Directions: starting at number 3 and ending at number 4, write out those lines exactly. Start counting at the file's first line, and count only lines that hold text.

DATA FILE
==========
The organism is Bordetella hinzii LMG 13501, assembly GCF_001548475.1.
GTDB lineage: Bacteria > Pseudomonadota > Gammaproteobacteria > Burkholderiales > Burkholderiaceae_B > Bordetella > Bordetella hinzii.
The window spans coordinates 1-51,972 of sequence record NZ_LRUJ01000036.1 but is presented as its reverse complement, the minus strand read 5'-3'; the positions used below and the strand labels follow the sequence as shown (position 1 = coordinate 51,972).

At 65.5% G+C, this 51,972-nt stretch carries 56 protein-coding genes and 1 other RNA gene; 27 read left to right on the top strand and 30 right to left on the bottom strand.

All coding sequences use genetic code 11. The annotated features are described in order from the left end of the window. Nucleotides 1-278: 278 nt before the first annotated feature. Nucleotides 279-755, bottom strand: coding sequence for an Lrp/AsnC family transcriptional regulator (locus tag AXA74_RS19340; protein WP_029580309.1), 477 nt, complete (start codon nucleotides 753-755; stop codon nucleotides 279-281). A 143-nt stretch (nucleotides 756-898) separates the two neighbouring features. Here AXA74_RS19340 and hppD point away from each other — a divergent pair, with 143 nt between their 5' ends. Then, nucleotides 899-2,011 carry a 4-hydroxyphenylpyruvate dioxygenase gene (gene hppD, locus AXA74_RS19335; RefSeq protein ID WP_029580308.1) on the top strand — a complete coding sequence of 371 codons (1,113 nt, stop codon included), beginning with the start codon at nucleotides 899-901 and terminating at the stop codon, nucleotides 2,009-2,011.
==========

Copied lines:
The window spans coordinates 1-51,972 of sequence record NZ_LRUJ01000036.1 but is presented as its reverse complement, the minus strand read 5'-3'; the positions used below and the strand labels follow the sequence as shown (position 1 = coordinate 51,972).

At 65.5% G+C, this 51,972-nt stretch carries 56 protein-coding genes and 1 other RNA gene; 27 read left to right on the top strand and 30 right to left on the bottom strand.